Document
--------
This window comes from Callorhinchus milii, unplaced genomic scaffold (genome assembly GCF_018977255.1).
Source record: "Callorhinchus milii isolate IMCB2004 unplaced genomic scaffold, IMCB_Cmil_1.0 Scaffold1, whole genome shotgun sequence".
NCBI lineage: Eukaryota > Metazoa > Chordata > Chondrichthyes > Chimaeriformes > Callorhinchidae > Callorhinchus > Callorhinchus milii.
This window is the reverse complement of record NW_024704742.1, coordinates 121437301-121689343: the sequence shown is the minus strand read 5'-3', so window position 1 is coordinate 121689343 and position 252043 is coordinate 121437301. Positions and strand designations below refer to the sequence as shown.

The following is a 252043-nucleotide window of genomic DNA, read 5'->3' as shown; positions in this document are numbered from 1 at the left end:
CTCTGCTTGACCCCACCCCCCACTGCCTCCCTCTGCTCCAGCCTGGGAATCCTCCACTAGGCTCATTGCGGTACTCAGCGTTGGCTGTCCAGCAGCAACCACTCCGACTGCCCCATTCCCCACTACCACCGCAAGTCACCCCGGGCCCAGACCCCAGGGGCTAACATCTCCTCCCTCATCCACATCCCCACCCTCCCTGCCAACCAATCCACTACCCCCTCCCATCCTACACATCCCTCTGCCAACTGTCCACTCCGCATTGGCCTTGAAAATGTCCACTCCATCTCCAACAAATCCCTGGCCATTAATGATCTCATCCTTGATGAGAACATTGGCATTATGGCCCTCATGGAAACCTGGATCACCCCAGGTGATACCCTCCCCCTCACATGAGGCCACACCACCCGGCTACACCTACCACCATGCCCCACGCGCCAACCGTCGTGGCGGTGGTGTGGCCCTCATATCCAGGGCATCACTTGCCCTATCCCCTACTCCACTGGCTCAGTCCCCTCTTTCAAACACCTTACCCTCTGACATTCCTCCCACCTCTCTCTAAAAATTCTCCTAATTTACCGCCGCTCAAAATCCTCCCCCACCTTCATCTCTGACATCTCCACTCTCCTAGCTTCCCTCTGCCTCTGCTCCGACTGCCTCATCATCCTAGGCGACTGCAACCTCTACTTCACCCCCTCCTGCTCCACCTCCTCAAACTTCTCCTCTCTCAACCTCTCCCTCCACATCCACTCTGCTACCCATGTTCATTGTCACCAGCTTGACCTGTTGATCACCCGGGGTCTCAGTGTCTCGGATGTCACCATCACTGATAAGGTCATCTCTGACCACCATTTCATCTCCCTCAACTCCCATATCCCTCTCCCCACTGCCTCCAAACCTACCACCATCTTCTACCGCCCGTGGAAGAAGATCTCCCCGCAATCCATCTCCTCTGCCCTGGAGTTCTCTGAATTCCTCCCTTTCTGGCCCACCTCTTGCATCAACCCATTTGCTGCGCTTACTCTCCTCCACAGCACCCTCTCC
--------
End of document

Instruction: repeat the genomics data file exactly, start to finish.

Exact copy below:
This window comes from Callorhinchus milii, unplaced genomic scaffold (genome assembly GCF_018977255.1).
Source record: "Callorhinchus milii isolate IMCB2004 unplaced genomic scaffold, IMCB_Cmil_1.0 Scaffold1, whole genome shotgun sequence".
NCBI lineage: Eukaryota > Metazoa > Chordata > Chondrichthyes > Chimaeriformes > Callorhinchidae > Callorhinchus > Callorhinchus milii.
This window is the reverse complement of record NW_024704742.1, coordinates 121437301-121689343: the sequence shown is the minus strand read 5'-3', so window position 1 is coordinate 121689343 and position 252043 is coordinate 121437301. Positions and strand designations below refer to the sequence as shown.

The following is a 252043-nucleotide window of genomic DNA, read 5'->3' as shown; positions in this document are numbered from 1 at the left end:
CTCTGCTTGACCCCACCCCCCACTGCCTCCCTCTGCTCCAGCCTGGGAATCCTCCACTAGGCTCATTGCGGTACTCAGCGTTGGCTGTCCAGCAGCAACCACTCCGACTGCCCCATTCCCCACTACCACCGCAAGTCACCCCGGGCCCAGACCCCAGGGGCTAACATCTCCTCCCTCATCCACATCCCCACCCTCCCTGCCAACCAATCCACTACCCCCTCCCATCCTACACATCCCTCTGCCAACTGTCCACTCCGCATTGGCCTTGAAAATGTCCACTCCATCTCCAACAAATCCCTGGCCATTAATGATCTCATCCTTGATGAGAACATTGGCATTATGGCCCTCATGGAAACCTGGATCACCCCAGGTGATACCCTCCCCCTCACATGAGGCCACACCACCCGGCTACACCTACCACCATGCCCCACGCGCCAACCGTCGTGGCGGTGGTGTGGCCCTCATATCCAGGGCATCACTTGCCCTATCCCCTACTCCACTGGCTCAGTCCCCTCTTTCAAACACCTTACCCTCTGACATTCCTCCCACCTCTCTCTAAAAATTCTCCTAATTTACCGCCGCTCAAAATCCTCCCCCACCTTCATCTCTGACATCTCCACTCTCCTAGCTTCCCTCTGCCTCTGCTCCGACTGCCTCATCATCCTAGGCGACTGCAACCTCTACTTCACCCCCTCCTGCTCCACCTCCTCAAACTTCTCCTCTCTCAACCTCTCCCTCCACATCCACTCTGCTACCCATGTTCATTGTCACCAGCTTGACCTGTTGATCACCCGGGGTCTCAGTGTCTCGGATGTCACCATCACTGATAAGGTCATCTCTGACCACCATTTCATCTCCCTCAACTCCCATATCCCTCTCCCCACTGCCTCCAAACCTACCACCATCTTCTACCGCCCGTGGAAGAAGATCTCCCCGCAATCCATCTCCTCTGCCCTGGAGTTCTCTGAATTCCTCCCTTTCTGGCCCACCTCTTGCATCAACCCATTTGCTGCGCTTACTCTCCTCCACAGCACCCTCTCC